CS 8803: Foundations of Programming Languages

Fall 2013

[Course Information] [Course Description] [Syllabus]

Course Information

Time:3:05-4:25 pm, Tue and Thu
Location:Instr Center 219
Instructor: Mayur Naik
Email: naik@cc.gatech.edu
Office: KACB 2320
Office hours: By appointment
Teaching Assistant: Ravi Mangal
Email: rmangal3@gatech.edu
Office: KACB 2319
Office hours: By appointment

Course Description

Objectives: Aspects of software development besides programming, such as testing, debugging, and verification, comprise over 50% of the cost of software development. Modern technology has come a long way to aid programmers with these aspects. At the heart of this technology lies program analysis: a body of work that concerns discovering facts about a given program. Many diverse program analysis approaches exist, each with their own strengths and weaknesses. This course will cover a broad spectrum of these approaches, including type systems, dataflow analysis, model checking, theorem proving, and dynamic analysis, as well as their combinations. Both the principles underlying these approaches and hands-on experience with using and implementing tools that realize these approaches will be covered. A mix of basic and advanced topics will be covered.

Learning Outcomes: The course is intended for students who would like to:

Pre-Requisites: There are no pre-requisites for the course but students will be expected to be comfortable with a) mathematical and logical reasoning, and b) programming in a language like Java. The course is open to both MS and PhD students. Undergraduate students require permission from the instructor.

Evaluation (Tentative): Students will be evaluated based on the following components:

Class participation5%
In-class mid-term exam20%
In-class final exam20%
Programming assignments30%
Project and presentation25%

Course Material: There is no required textbook; all relevant materials will be made available on-line.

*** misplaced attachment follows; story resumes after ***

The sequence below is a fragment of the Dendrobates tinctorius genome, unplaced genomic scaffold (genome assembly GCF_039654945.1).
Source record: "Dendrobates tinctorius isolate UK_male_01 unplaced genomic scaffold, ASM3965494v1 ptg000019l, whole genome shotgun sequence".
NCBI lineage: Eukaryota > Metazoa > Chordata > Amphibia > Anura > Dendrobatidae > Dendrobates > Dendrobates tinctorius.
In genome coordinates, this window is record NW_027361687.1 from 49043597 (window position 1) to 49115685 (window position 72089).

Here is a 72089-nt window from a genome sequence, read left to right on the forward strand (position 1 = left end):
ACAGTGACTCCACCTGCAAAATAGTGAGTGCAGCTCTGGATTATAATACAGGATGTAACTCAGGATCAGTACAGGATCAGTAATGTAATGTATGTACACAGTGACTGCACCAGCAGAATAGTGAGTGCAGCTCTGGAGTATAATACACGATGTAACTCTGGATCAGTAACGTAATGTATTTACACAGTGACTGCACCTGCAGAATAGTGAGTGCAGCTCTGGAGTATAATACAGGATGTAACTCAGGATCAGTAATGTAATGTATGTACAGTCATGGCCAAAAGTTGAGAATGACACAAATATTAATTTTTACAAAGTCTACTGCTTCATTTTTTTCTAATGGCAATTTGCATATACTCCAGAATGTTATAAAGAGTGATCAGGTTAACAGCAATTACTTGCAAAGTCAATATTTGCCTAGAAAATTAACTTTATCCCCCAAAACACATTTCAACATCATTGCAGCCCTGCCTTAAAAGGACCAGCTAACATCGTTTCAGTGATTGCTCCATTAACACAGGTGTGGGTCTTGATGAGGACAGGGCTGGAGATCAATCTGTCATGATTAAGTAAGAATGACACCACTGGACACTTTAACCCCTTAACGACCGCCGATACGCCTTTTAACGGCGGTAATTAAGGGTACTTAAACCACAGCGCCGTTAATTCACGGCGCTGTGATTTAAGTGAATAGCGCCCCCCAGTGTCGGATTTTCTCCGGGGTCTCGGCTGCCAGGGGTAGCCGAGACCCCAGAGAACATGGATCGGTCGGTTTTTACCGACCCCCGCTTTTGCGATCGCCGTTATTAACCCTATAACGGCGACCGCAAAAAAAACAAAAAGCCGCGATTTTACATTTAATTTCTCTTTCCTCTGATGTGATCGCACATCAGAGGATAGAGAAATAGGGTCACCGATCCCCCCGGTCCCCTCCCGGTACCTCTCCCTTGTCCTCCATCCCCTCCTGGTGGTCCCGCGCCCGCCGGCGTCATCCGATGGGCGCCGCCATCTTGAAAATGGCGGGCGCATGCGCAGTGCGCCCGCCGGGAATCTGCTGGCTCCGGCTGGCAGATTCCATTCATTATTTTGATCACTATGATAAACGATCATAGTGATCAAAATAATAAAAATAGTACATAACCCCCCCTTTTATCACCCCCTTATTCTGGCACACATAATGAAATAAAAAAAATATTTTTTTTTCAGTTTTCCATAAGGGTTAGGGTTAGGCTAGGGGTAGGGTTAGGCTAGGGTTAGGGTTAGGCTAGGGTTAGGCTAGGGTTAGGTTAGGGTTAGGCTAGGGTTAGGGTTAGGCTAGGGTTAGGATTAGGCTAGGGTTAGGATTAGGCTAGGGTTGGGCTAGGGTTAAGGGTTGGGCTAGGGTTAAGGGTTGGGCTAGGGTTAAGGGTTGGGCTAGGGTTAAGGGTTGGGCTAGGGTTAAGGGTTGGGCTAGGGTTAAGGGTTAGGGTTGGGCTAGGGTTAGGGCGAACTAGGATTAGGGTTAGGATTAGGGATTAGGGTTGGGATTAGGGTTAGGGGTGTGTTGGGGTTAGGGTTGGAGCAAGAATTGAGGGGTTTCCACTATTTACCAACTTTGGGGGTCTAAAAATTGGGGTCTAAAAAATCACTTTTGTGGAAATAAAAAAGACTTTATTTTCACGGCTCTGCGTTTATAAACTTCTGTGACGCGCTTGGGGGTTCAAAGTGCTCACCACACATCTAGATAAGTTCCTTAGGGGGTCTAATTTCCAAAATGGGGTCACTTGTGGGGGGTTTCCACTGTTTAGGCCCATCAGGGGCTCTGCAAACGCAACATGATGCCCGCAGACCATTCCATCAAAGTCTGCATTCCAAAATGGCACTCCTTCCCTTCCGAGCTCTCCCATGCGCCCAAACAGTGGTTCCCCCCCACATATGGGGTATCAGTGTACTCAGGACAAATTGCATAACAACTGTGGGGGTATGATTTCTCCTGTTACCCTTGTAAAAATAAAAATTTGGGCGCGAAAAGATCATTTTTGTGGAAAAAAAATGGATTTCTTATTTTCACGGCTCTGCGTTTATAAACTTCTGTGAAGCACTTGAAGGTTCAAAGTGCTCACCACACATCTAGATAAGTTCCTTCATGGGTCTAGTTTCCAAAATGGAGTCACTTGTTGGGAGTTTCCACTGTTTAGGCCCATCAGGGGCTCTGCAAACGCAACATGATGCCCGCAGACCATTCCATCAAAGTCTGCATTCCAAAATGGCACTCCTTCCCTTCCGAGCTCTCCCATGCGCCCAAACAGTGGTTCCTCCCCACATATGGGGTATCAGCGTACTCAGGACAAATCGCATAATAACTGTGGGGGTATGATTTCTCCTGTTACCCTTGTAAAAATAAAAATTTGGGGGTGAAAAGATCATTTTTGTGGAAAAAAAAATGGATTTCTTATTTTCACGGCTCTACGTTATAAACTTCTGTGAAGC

Academic Honesty: Students are expected to abide by the Georgia Tech Honor Code. Honest and ethical behavior is expected at all times. All incidents of suspected dishonesty will be reported to and handled by the office of student affairs. You will have to do all take-home work individually unless explicitly told otherwise. You may discuss it with classmates but you may not copy any solution (or any part of a solution) from a classmate.


Date Handout Topic Reading More Resources
Aug 20 [PPTX] [PDF] Introduction to program analysis -- --
Aug 22 No class
Aug 27 -- Introduction to program analysis (contd.) -- --
Aug 29 [PDF] Intra-procedural dataflow analysis: Part 1 -- --
Sep 3 [PDF] Intra-procedural dataflow analysis: Part 2 -- --
Sep 5 Quiz
Sep 10 No class
Sep 12 [PPTX] [PDF] Pointer analysis: Part 1 [Lhotak's M.Sc. thesis] --
Sep 17 Invited talk by Thomas Ball --
Sep 19 [PPTX] [PDF] Chord: A program analysis platform for Java [Whaley's Ph.D. thesis] Chord website, bddbddb website
Sep 24, 26 [PPTX] [PDF] Pointer analysis: Part 2 [PLDI 2004] --
Oct 1 [PDF] Context-sensitive analysis [POPL 1995] --
List of projects (preferences due by Oct 10)
Oct 3, 8, 10 [PPTX] [PDF] Type-state checking using dataflow analysis [TOSEM 2008] SAFE website, SAFE overview
Oct 22 [PPTX] [PDF] Type-state checking using type qualifiers [TOPLAS 2006] CQual and JQual
Oct 24 [PPTX] [PDF] Type systems [CRC Handbook Chapter] --
Oct 24 [PPTX] [PDF] Constraint-based analysis [TOPLAS 2007] Saturn website
Oct 29 [PPTX] [PDF] Software model checking -- SLAM website, BLAST website
Oct 31 [PPTX] [PDF] Dynamic symbolic execution [PLDI 2005] --
Nov 14 Dynamic symbolic execution (contd.)
Nov 19 [PPTX] [PDF] Static race detection [PLDI 2006]
Nov 26 [PPTX] [PDF] Deadlock detection [ICSE 2009] [FSE 2010]
Dec 3 Project Presentations (Part 1)
Dec 5 Project Presentations (Part 2)